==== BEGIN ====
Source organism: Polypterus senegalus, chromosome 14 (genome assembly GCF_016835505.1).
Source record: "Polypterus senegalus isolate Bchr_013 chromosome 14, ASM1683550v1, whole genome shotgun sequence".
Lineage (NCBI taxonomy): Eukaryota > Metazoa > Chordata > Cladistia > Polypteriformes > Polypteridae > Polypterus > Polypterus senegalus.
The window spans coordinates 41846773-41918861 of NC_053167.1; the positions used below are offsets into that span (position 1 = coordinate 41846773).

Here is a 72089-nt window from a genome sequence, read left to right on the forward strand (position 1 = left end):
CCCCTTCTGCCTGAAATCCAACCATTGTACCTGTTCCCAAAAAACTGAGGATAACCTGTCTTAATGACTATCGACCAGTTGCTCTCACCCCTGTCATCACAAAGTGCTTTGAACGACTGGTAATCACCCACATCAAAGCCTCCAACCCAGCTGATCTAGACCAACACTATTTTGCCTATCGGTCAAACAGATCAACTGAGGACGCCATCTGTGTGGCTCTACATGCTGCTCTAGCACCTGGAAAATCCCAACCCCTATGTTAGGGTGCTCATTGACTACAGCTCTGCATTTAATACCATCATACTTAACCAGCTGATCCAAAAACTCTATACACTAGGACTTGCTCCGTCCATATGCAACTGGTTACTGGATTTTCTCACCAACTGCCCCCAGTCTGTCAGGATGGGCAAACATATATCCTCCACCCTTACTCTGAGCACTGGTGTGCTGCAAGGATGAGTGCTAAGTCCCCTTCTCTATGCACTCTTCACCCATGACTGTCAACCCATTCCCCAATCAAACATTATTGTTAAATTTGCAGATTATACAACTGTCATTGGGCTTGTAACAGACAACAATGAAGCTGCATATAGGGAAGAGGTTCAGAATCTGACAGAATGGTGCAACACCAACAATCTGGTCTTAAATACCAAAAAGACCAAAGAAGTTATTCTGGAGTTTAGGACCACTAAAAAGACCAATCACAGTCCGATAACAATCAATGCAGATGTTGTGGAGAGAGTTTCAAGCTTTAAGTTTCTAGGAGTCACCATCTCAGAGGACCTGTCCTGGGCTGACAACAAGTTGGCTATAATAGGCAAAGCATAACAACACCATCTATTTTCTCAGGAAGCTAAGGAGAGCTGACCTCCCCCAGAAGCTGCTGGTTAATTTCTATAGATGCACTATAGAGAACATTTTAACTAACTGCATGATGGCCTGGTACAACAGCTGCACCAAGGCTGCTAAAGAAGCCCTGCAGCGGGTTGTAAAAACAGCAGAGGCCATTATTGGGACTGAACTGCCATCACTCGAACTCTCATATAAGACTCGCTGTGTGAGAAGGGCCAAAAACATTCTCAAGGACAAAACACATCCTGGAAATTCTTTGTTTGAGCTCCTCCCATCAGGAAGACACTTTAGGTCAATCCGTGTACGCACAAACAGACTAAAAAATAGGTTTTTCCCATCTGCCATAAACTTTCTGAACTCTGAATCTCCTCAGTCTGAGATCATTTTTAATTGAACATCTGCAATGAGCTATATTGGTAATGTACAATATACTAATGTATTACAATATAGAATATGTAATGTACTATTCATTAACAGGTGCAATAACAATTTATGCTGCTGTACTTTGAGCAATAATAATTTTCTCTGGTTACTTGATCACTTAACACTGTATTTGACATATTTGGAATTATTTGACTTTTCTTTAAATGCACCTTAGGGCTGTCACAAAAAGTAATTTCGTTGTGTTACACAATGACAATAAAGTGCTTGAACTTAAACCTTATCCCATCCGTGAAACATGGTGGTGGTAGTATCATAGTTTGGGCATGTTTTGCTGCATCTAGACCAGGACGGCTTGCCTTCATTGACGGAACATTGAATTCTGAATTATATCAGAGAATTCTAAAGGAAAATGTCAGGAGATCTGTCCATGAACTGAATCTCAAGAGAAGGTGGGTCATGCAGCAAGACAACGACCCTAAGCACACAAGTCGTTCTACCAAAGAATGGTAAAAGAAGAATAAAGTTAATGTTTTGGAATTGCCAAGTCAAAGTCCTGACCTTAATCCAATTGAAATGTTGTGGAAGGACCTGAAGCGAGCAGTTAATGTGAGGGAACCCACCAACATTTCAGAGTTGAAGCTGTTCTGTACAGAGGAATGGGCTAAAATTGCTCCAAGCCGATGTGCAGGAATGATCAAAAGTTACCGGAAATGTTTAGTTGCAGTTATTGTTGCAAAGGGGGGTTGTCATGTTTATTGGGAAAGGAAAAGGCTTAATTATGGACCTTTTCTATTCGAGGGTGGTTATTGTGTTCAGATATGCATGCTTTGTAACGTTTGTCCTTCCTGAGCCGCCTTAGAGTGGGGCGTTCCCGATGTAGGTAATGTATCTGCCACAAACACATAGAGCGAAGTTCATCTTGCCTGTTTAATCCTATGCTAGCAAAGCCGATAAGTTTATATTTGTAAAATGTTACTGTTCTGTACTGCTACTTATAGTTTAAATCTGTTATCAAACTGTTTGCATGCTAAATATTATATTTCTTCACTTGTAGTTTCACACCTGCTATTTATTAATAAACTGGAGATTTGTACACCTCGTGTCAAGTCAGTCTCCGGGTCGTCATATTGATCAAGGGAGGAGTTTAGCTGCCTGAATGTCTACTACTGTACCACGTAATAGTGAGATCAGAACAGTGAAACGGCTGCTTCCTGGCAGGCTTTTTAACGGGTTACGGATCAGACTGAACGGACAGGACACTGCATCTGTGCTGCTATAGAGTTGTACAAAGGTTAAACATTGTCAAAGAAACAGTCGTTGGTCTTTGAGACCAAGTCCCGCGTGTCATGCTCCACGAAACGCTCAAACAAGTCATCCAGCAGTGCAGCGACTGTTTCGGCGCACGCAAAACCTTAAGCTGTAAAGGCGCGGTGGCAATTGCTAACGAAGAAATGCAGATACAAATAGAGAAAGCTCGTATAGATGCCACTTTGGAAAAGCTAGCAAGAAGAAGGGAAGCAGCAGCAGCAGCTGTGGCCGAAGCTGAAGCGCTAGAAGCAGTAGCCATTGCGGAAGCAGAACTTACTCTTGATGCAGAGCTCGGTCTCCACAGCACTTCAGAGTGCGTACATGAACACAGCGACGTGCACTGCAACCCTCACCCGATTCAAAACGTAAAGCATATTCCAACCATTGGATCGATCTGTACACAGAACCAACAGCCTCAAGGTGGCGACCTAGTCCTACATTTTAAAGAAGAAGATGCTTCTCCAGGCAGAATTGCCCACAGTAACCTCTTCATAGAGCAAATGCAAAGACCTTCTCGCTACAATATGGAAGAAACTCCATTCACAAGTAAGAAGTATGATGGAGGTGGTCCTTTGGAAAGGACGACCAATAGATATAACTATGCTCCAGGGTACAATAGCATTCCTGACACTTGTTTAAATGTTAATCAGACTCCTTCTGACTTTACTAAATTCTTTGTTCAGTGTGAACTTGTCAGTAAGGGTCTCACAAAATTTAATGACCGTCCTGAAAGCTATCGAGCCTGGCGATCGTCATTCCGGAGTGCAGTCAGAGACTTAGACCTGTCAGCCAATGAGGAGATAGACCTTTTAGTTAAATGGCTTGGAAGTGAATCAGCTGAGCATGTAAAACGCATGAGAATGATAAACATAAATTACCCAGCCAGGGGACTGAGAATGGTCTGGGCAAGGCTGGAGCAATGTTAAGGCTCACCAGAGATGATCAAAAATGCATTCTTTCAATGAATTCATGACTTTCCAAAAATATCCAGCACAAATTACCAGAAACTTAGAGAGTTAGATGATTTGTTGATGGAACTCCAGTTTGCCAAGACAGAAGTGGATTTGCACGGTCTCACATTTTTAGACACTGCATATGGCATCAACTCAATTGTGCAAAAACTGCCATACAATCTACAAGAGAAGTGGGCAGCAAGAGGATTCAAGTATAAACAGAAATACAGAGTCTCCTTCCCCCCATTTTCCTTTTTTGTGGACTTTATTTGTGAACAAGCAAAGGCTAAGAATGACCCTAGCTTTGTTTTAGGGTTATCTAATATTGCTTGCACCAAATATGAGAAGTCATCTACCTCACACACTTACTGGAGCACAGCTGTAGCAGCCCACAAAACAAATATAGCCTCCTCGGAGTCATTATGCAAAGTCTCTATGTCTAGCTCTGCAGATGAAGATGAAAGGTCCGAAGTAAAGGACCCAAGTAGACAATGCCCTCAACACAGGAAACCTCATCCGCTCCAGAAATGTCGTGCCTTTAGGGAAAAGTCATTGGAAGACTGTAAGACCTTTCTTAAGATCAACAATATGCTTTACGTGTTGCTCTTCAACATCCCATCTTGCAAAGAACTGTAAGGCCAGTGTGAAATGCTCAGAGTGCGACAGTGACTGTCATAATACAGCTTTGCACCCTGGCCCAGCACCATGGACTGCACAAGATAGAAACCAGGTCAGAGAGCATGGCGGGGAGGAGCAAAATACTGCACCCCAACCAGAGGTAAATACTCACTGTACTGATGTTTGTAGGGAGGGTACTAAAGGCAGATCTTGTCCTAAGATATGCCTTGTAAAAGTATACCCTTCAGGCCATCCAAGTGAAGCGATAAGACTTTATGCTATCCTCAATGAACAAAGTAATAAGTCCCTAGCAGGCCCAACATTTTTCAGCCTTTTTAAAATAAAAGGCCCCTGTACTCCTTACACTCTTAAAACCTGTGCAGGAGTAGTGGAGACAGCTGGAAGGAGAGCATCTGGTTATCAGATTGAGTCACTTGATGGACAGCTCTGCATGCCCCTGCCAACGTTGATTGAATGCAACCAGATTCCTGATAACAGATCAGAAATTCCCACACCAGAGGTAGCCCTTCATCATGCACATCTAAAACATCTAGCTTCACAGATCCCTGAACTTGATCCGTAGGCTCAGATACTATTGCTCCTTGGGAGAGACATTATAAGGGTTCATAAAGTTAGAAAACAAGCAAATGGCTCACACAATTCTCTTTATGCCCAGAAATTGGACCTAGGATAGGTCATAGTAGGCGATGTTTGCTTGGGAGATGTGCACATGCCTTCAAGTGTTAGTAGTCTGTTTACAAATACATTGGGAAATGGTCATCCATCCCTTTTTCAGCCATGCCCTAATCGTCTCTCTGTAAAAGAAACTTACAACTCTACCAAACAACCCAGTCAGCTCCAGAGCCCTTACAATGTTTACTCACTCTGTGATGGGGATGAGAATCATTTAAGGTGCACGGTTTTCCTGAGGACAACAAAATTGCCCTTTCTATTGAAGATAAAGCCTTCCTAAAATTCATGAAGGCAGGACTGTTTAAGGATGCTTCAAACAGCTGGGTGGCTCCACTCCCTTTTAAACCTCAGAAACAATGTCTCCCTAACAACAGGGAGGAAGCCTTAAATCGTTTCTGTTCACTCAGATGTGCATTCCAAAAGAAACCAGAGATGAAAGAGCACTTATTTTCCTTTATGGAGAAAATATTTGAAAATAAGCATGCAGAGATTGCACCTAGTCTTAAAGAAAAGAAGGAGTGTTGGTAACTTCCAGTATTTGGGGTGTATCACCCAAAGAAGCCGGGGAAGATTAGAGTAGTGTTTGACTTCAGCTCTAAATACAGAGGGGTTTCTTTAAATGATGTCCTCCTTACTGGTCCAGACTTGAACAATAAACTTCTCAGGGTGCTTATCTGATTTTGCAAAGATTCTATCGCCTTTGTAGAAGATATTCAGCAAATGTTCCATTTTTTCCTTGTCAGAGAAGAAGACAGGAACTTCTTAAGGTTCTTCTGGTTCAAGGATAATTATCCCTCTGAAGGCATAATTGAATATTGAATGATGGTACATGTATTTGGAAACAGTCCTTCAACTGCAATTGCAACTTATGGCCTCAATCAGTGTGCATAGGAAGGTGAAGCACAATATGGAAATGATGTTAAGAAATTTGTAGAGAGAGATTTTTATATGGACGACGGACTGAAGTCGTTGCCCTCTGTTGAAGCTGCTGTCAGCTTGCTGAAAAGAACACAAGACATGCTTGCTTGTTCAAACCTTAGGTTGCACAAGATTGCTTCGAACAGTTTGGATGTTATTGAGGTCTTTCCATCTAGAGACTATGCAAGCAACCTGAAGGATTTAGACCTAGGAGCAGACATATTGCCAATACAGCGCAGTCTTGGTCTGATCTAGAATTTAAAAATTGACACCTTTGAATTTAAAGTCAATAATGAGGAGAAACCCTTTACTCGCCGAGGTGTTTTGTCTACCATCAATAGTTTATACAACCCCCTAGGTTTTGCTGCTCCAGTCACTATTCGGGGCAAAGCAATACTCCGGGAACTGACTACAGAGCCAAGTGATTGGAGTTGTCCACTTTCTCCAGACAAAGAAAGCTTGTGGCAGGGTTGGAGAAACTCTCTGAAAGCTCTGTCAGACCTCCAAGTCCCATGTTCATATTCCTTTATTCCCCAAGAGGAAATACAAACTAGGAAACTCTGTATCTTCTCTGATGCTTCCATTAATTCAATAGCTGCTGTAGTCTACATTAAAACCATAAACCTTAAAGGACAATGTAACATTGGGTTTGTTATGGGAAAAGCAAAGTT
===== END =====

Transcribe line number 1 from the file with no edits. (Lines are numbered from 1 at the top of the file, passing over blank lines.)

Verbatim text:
Source organism: Polypterus senegalus, chromosome 14 (genome assembly GCF_016835505.1).